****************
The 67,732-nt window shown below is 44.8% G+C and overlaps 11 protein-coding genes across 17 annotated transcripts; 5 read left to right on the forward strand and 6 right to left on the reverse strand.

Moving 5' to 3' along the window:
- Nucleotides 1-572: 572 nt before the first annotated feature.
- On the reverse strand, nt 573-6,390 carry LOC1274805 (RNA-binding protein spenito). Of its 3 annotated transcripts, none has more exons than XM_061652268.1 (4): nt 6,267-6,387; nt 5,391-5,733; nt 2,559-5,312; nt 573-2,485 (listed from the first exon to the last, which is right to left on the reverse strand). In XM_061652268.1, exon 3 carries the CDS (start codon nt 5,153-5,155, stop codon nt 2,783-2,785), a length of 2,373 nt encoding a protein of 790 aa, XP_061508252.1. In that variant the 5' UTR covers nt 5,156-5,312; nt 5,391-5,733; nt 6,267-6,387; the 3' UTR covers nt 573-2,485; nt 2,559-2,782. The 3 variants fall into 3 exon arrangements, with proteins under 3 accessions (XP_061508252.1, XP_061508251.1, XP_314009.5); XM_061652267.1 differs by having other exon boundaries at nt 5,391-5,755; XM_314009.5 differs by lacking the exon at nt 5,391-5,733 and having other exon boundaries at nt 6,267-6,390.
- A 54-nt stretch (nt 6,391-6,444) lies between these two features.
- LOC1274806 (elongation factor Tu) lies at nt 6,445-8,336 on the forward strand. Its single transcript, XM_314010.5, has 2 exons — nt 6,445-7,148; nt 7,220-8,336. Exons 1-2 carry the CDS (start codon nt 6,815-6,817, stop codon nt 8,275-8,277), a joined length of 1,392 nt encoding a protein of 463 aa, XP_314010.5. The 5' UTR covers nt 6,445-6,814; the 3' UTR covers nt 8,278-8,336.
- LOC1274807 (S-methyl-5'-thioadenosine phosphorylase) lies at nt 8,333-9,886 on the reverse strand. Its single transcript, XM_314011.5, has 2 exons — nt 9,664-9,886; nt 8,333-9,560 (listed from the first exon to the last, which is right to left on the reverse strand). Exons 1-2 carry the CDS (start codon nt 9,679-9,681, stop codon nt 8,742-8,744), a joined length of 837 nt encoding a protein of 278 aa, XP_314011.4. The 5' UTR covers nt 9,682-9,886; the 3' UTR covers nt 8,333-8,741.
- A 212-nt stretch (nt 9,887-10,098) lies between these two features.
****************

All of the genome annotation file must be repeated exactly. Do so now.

The 67,732-nt window shown below is 44.8% G+C and overlaps 11 protein-coding genes across 17 annotated transcripts; 5 read left to right on the forward strand and 6 right to left on the reverse strand.

Moving 5' to 3' along the window:
- Nucleotides 1-572: 572 nt before the first annotated feature.
- On the reverse strand, nt 573-6,390 carry LOC1274805 (RNA-binding protein spenito). Of its 3 annotated transcripts, none has more exons than XM_061652268.1 (4): nt 6,267-6,387; nt 5,391-5,733; nt 2,559-5,312; nt 573-2,485 (listed from the first exon to the last, which is right to left on the reverse strand). In XM_061652268.1, exon 3 carries the CDS (start codon nt 5,153-5,155, stop codon nt 2,783-2,785), a length of 2,373 nt encoding a protein of 790 aa, XP_061508252.1. In that variant the 5' UTR covers nt 5,156-5,312; nt 5,391-5,733; nt 6,267-6,387; the 3' UTR covers nt 573-2,485; nt 2,559-2,782. The 3 variants fall into 3 exon arrangements, with proteins under 3 accessions (XP_061508252.1, XP_061508251.1, XP_314009.5); XM_061652267.1 differs by having other exon boundaries at nt 5,391-5,755; XM_314009.5 differs by lacking the exon at nt 5,391-5,733 and having other exon boundaries at nt 6,267-6,390.
- A 54-nt stretch (nt 6,391-6,444) lies between these two features.
- LOC1274806 (elongation factor Tu) lies at nt 6,445-8,336 on the forward strand. Its single transcript, XM_314010.5, has 2 exons — nt 6,445-7,148; nt 7,220-8,336. Exons 1-2 carry the CDS (start codon nt 6,815-6,817, stop codon nt 8,275-8,277), a joined length of 1,392 nt encoding a protein of 463 aa, XP_314010.5. The 5' UTR covers nt 6,445-6,814; the 3' UTR covers nt 8,278-8,336.
- LOC1274807 (S-methyl-5'-thioadenosine phosphorylase) lies at nt 8,333-9,886 on the reverse strand. Its single transcript, XM_314011.5, has 2 exons — nt 9,664-9,886; nt 8,333-9,560 (listed from the first exon to the last, which is right to left on the reverse strand). Exons 1-2 carry the CDS (start codon nt 9,679-9,681, stop codon nt 8,742-8,744), a joined length of 837 nt encoding a protein of 278 aa, XP_314011.4. The 5' UTR covers nt 9,682-9,886; the 3' UTR covers nt 8,333-8,741.
- A 212-nt stretch (nt 9,887-10,098) lies between these two features.